This is my blog about books I read and enjoy.
Read Local! – Minnesota press books:
Submergence, J.M., Ledgard An exploration of the meaning of life from the point of view of a British spy in captivity. Held hostage in deteriorating conditions, the spies memories of a love affair with an astrobiologist are the only sweetness he has. They are a great source of material for considering that life grows in the tiniest cracks, that creatures can sustain themselves on acid, heat, chemicals. We dont all need (have) the sun and air to live. He explores “norms,” the academic who has a life devoted to work, different African tribes and the rituals of circumcisions, promises of pleasure in this life or the next. As if in captivity life is reduced to only considering what is the cost and the reward; while in peaceful moments we experience the claustrophobia that we are limited to a source of breath and energy that we must work for all the time.
Erotica Book Club – only the favorites
I participate in a book club with ladies ranging in age from their late twenties to over seventy. What I thought would be silly, a return to junior high sharing of smutty scenes turned out to be a process of discovery about play, leisure time, gender roles, life choices, and frustration. In our group discussion these intimate topics became curious moments to share – like licking a rock to expose the brilliant stratigraphy dull when dry.
Vox, Nicholson Baker What a strange interplay we have between body and mind. Sex, a purely physical act, is captured brilliantly in this book with only words shared across a landline phone. In the world of writers it often feels that only cheep and inexperienced writers articulated how bodies zip and unzip. This book is only dialogue, a single episode, a phone call between a man and woman on a 900- number. This premise alone is only one of numerous details of technology that ground the book in a time not long ago, but before chat rooms and the internet. My favorite moment is their discussion of how fantasies are less stories and more like getting dressed for a party, trying one thing on, discard, try on another. Holding up one vision then another to form a loose narrative, all the while the mechanics of the body steadily progressing forward.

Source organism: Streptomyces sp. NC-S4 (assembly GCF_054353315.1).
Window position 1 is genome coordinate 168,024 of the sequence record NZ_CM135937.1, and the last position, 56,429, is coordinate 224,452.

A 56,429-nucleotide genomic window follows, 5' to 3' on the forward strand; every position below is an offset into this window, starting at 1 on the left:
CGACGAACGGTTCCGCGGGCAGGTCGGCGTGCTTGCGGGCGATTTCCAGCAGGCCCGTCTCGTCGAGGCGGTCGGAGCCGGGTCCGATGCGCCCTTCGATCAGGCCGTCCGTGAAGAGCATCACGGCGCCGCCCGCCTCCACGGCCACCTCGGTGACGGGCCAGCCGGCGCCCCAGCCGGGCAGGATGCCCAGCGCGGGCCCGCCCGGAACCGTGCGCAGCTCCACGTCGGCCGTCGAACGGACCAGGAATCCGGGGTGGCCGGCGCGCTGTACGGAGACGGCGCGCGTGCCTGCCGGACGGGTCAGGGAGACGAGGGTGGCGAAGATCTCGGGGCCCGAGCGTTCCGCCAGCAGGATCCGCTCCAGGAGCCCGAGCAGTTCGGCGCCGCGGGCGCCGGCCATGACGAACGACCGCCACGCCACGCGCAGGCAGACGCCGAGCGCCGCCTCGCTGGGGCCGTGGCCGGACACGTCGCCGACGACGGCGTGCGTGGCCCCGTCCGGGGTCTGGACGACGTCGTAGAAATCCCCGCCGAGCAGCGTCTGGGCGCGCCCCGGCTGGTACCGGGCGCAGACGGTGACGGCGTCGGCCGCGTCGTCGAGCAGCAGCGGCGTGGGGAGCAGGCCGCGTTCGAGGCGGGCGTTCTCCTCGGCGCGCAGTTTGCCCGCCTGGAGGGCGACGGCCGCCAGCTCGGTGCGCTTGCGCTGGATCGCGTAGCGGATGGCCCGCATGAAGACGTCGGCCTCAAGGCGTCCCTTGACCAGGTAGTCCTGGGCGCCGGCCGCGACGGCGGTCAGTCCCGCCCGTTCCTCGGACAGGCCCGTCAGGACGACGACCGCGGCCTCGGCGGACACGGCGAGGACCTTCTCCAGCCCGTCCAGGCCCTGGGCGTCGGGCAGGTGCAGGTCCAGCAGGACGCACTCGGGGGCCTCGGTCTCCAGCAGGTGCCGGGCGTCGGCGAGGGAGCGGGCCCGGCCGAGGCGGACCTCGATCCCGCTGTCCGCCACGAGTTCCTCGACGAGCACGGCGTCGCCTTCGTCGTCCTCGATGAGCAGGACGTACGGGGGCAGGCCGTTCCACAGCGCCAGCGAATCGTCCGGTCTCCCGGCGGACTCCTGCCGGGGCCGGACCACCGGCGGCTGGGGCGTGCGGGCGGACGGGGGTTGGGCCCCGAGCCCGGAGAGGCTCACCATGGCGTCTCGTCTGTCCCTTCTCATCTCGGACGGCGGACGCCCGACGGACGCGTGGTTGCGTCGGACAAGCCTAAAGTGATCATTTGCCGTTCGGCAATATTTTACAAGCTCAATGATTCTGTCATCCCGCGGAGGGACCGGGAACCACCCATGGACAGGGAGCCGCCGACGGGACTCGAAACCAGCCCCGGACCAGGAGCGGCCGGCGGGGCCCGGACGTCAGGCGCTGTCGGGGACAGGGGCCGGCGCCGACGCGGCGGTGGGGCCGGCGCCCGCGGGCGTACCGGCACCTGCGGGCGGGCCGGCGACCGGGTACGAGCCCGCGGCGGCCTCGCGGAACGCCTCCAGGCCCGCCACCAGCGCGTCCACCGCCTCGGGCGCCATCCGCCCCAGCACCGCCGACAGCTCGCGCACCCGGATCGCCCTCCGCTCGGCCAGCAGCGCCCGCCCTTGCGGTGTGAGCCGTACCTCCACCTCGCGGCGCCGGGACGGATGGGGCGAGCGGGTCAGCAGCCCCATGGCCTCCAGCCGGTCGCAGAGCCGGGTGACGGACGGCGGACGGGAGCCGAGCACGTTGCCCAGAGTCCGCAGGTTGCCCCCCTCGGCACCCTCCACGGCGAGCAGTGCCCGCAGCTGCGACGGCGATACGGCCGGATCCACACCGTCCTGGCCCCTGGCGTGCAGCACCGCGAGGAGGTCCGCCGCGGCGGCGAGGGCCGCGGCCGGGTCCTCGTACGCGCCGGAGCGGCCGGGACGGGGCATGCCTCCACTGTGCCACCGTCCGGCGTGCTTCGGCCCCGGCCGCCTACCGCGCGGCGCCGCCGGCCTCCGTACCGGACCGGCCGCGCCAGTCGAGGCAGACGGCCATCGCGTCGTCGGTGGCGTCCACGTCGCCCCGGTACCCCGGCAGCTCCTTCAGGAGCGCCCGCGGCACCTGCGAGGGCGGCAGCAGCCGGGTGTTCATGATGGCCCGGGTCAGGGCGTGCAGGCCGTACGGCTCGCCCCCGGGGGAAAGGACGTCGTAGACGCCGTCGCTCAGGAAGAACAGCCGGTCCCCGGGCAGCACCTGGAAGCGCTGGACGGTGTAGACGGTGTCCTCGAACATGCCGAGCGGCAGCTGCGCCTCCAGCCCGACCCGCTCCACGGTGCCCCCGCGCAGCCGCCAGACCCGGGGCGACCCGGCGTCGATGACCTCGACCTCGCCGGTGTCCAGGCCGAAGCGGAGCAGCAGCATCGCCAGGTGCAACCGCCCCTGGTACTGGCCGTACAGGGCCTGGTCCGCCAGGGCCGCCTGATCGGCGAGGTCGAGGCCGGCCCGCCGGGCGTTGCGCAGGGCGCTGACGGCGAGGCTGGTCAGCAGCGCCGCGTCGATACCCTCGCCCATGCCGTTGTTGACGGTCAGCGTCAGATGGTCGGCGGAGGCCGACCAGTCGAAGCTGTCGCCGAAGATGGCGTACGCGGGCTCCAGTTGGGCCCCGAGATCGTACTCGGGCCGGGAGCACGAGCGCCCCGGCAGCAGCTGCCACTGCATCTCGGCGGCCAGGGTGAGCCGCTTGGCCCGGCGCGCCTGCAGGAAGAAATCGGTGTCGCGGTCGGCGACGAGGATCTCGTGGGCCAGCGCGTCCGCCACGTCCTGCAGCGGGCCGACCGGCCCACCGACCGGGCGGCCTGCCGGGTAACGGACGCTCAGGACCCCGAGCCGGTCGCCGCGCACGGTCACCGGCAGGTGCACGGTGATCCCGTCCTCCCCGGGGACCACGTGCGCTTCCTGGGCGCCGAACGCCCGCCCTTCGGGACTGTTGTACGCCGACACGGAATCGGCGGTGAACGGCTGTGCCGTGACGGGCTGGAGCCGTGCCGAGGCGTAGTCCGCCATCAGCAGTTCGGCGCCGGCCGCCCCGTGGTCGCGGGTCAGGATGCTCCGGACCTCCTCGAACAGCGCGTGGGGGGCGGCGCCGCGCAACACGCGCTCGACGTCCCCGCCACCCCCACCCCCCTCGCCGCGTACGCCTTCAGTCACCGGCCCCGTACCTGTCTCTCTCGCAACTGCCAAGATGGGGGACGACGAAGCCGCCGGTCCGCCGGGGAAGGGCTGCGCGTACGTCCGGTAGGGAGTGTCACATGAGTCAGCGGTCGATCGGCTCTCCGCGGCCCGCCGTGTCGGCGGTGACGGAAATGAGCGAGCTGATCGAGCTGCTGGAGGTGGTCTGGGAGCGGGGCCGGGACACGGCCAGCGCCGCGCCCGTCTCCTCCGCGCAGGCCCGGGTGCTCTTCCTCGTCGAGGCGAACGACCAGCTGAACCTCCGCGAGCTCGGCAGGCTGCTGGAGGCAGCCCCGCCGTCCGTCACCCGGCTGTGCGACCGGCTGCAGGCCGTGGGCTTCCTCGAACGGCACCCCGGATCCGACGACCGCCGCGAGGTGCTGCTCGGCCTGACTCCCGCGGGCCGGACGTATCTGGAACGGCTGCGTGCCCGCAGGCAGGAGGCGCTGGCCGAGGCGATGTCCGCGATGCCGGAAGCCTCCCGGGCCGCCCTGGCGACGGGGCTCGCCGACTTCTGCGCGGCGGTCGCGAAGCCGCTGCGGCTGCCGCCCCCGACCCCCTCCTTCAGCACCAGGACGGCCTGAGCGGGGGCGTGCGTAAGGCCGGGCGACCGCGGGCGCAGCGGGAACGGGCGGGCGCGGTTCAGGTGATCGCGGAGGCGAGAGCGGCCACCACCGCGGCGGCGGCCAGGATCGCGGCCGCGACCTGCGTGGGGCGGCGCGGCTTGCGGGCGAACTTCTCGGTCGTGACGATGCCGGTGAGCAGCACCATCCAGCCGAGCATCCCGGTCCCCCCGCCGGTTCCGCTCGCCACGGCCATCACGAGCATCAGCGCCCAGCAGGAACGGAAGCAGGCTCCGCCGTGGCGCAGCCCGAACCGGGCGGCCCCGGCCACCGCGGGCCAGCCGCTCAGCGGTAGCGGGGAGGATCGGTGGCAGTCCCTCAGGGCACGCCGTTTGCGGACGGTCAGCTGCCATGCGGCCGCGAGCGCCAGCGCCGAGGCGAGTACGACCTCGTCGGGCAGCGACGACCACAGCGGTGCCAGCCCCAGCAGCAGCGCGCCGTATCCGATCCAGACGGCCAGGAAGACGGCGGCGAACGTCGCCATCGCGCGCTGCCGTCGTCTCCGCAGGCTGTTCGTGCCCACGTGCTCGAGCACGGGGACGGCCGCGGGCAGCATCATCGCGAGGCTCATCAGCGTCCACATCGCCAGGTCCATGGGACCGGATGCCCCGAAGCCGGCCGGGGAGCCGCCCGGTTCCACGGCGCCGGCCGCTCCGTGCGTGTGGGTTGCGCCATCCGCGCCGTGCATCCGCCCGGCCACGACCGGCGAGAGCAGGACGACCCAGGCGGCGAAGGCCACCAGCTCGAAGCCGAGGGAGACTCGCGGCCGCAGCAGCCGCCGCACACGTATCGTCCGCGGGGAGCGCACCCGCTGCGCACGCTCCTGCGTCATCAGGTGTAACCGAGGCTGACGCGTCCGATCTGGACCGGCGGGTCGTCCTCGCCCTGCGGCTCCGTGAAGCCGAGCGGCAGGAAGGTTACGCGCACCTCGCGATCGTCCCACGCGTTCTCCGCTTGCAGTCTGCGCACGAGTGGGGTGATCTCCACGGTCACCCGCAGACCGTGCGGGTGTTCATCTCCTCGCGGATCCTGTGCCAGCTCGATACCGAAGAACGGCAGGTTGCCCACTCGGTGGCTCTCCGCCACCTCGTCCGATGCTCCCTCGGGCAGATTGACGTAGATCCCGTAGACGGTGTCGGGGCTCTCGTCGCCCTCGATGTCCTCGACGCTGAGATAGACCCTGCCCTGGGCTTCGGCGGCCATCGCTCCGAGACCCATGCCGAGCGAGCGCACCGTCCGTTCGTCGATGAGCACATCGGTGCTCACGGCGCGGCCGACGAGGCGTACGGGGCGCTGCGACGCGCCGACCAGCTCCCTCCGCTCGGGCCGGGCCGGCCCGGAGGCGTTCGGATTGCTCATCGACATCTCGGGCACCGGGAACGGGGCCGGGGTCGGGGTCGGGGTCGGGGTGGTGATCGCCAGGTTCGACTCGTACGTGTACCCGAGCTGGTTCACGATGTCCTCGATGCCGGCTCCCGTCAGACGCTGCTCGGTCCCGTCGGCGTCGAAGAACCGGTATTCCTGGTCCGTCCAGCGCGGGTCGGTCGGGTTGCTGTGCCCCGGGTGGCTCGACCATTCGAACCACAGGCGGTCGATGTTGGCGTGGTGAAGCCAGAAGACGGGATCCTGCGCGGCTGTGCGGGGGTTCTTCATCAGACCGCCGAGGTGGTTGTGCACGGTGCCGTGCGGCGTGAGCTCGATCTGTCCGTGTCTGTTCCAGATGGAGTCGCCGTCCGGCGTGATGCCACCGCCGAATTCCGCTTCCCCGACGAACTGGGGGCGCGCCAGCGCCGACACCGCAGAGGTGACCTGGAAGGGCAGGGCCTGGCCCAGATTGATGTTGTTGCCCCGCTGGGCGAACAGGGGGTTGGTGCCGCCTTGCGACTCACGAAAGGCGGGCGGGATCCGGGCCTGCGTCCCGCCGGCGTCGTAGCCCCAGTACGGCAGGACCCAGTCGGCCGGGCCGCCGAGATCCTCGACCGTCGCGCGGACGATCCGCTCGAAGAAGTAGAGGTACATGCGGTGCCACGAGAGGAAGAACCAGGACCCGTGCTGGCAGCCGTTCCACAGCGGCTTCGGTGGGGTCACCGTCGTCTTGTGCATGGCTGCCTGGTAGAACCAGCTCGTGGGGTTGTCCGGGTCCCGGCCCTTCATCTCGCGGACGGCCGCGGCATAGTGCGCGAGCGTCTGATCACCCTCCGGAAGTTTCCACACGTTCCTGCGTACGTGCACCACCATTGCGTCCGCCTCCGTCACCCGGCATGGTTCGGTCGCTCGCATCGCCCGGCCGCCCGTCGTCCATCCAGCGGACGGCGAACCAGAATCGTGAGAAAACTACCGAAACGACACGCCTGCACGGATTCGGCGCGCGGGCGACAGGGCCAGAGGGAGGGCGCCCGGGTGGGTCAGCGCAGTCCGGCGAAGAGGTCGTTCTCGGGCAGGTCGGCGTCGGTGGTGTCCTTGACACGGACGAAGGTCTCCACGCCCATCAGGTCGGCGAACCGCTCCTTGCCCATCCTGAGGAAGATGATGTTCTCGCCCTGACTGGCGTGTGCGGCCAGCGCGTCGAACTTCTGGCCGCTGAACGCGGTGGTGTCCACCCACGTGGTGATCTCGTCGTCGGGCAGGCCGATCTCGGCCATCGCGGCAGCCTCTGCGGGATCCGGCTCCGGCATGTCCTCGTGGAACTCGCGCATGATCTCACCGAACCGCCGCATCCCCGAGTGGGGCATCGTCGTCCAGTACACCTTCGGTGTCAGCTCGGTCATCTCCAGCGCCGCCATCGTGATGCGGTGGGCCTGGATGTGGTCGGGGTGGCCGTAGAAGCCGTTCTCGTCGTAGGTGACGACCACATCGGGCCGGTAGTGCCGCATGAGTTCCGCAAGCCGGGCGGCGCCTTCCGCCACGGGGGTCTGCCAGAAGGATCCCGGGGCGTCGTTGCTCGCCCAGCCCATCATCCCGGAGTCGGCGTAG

Science books and not books
Dear Data – by Giogorgia Lupi and Stefanie Posavec This website features two women sending weekly postcards where they draw data to represent things like the books in their house, people laughing in the park, tracking the times they apologized in a week, and so on. It is magnificent. The joy and art of something seemingly science sterile made extremely human.
The Fly Trap by Fredrik Sjoberg A man lives on a small island off the coast of Stockholm, Sweden where he spends endless hours watching insects. In particular he collects and studies a type of insect that pretends to be other insects – these are hoverflies. They look like bees or wasps, they masquerade. He dives into art thieves and other mysteries that tie back to hoverflies. But, the book is really just a way for Sjoberg to burry a jewel – the chapter, The Legible Landscape. “So for a moment let us consider the ability to read the landscape as if it were a language, how to understand nature almost as if it were literature, experience it in the same way that we experience art of music. It’s all a question of landscape literacy…If you can’t read, you can’t read…to begin with you have to know the language…I’m afraid that our path to what is beautiful must first pass through what is meaningful.“